In the title text, two people are speaking. The first speaker has noticed that "physics people can be a little on the reductionist side". (Randall would consider himself a physicist). The presumed physicist then says that it is a ridiculous notion. He challenges the other to "Name ONE reductionist word I've ever said." But by claiming he is not a reductionist by focusing on the individual words (which, even/especially in the case of "reductionist", are never used solely by reductionists) he is asking for an impossible comparison to be made, when proof of reductionism is clearly an emergent property of a fuller sentences, if not whole discourses. By insisting on focusing only upon individual words in this manner the speaker likely proves themself a reductionist, in the very act of trying to refute this accusation.

Reductionism has previously appeared deep down in 1416: Pixels.


[The comic represents an entry in a dictionary for a word. Unlike normal comics not only capital letters are used, and thus here the capitalization of the comic is also used in the transcript. The entry is cut off through the bottom of the fourth line by the bottom of the panel, but the last line is still readable.]
REDUCTIONISMn. 1. "R" is a letter with
origins in the Egyptian hieroglyphics. "E"
stands for a vowel sound normally
represented by "I" until the 1500's. "D" is


  • This comic was posted as normally on a Friday, but it was also posted the day after the previous comic 1733: Solar Spectrum.
    • This marks the first time on xkcd where, in a week where only three comics where released, there was a release on both Thursday and Friday.
      • The only other times there has been released comics on both Thursday and Friday has been in the series weeks where a five comic series has been released on five consecutive days from Monday to Friday.
    • The reason that the previous comic's release day was postponed from the scheduled Wednesday release to a Thursday release was because Randall noticed the extreme popularity of the previous comic from Monday: 1732: Earth Temperature Timeline.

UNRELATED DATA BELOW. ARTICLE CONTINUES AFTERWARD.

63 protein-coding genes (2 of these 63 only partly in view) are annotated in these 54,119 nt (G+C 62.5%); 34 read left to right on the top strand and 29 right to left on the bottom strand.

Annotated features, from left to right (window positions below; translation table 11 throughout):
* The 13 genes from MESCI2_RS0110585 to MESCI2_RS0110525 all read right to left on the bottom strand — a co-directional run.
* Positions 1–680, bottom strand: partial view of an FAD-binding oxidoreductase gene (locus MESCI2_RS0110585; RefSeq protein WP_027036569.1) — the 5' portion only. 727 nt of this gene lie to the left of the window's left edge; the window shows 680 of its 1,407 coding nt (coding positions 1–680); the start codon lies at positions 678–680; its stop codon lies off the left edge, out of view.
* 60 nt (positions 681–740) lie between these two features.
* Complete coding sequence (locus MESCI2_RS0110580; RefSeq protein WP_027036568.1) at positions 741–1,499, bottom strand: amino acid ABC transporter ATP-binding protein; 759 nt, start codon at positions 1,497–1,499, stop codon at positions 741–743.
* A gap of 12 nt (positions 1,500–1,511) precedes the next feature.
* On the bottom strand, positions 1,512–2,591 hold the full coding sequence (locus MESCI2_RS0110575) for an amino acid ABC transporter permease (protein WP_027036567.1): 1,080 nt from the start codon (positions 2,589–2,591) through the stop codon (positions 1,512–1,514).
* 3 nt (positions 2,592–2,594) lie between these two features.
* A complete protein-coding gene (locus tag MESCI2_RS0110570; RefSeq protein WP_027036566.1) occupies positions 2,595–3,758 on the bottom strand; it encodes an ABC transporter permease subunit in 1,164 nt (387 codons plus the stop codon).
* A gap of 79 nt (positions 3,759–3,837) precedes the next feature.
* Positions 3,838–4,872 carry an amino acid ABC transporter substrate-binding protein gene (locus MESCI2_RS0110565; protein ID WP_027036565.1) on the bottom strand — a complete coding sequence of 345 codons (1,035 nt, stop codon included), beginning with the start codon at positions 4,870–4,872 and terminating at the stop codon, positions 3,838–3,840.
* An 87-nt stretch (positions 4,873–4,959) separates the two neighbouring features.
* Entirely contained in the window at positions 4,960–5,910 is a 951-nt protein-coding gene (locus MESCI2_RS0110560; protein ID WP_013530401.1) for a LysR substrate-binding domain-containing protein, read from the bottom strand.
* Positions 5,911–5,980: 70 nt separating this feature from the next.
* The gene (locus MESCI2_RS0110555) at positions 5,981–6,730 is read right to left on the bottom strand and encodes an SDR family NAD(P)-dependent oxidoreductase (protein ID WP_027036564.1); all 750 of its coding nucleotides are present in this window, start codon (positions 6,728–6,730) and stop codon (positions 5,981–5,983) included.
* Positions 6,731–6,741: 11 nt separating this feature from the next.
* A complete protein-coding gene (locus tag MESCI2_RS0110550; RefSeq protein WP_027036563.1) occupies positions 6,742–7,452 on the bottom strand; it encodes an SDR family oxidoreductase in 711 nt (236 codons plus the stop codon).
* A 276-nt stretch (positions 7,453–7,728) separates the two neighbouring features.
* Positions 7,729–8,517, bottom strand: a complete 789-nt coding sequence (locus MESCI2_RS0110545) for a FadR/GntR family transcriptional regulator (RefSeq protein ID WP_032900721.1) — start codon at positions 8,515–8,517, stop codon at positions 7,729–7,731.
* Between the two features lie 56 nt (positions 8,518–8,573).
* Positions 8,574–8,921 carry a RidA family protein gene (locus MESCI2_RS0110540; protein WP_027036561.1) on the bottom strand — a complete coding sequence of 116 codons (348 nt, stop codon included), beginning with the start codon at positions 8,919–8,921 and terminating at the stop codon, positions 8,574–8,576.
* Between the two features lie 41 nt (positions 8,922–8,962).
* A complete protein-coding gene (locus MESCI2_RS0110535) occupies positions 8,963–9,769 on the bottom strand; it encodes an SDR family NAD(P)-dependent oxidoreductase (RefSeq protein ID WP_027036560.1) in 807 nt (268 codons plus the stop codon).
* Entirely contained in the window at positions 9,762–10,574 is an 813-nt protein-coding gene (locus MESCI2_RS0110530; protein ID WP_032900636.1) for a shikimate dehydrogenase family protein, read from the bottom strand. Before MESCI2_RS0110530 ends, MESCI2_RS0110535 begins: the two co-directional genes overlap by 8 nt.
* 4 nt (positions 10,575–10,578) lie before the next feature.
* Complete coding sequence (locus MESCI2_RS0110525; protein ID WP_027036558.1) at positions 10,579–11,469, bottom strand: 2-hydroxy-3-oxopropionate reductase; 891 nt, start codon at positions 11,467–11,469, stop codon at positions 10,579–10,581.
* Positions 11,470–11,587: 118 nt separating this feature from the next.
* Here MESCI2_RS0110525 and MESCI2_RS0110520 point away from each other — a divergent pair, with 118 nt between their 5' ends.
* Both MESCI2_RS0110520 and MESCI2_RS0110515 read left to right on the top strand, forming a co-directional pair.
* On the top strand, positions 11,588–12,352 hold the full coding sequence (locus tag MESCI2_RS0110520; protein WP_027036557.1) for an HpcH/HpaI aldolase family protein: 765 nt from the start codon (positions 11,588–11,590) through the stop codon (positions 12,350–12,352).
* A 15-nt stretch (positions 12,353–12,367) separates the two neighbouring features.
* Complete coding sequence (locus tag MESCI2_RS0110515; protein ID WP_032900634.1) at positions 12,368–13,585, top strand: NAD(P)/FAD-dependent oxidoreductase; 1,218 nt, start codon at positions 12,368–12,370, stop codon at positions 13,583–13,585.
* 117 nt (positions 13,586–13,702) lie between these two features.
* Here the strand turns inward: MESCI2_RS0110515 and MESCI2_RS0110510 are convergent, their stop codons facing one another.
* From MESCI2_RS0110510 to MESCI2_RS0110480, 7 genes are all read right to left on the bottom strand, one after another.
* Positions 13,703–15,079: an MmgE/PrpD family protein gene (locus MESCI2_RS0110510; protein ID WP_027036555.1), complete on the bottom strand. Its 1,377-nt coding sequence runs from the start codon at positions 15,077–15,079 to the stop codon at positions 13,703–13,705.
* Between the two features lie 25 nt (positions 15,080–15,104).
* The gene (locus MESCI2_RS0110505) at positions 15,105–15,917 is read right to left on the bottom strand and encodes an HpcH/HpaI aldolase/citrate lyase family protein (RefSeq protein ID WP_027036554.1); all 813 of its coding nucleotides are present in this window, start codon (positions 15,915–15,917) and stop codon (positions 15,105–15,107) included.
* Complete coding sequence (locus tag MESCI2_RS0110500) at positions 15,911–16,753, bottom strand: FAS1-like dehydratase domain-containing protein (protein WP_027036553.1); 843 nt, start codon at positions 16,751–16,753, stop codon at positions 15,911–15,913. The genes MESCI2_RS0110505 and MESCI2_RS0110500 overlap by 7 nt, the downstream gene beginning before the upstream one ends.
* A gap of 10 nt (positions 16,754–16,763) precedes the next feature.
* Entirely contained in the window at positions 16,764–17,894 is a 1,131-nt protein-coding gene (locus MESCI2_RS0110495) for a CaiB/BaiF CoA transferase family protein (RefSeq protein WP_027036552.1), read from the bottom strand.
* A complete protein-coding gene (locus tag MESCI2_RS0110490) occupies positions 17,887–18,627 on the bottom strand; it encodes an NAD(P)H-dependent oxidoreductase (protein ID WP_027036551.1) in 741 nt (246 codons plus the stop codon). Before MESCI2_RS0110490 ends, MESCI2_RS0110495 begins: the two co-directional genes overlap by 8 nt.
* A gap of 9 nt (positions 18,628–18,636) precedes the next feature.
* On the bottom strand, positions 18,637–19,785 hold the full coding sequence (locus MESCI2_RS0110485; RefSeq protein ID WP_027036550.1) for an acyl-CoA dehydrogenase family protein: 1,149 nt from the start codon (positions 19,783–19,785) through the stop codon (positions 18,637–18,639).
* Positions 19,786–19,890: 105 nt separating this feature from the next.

• Randall even explained this in the header text, see this trivia item in the popular comics explanation.

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Just like defining recursion by: "recursion n: see recursion" :-) --JakubNarebski (talk) 15:05, 16 September 2016 (UTC)

"D" is a development from an Egyptian hieroglyph symbolizing a door. "U" is Capncanuck (talk)

"U" is what?! 03:48, 17 September 2016 (UTC)
"U" is a dummy variable; "i" is an imaginary number. 11:30, 17 September 2016 (UTC)

I feel like part of the meta-joke is the fact that the box cuts off the definition, literally reducing it. 20:04, 16 September 2016 (UTC)

Yes, reductionism reducted, reductionised, and reduced... 00:40, 17 September 2016 (UTC)

Would the letter 'I' in reductIonIsm be described twice? - Sebastian -- 10:36, 17 September 2016 (UTC)

Well, this is probably the first time I've been on here and the Wednesday comic is up on Thursday, but the Friday comic is still on schedule. Weird. --JayRulesXKCD (talk) 15:11, 16 September 2016 (UTC)

It was also the first time Randall delayed a comic to keep another comic on the front page. So since it was a planned delay of the previous comic this one was not supposed to be delayed. That would have been weird ;-) --Kynde (talk) 16:07, 16 September 2016 (UTC)

What amazed me in all this is that, every themes or words found on xkcd I've noticed that Reductionism adds to 174 in reverse ordinal and 143 in Jewish ordinal gematria little resemblance to 1743 -- Know More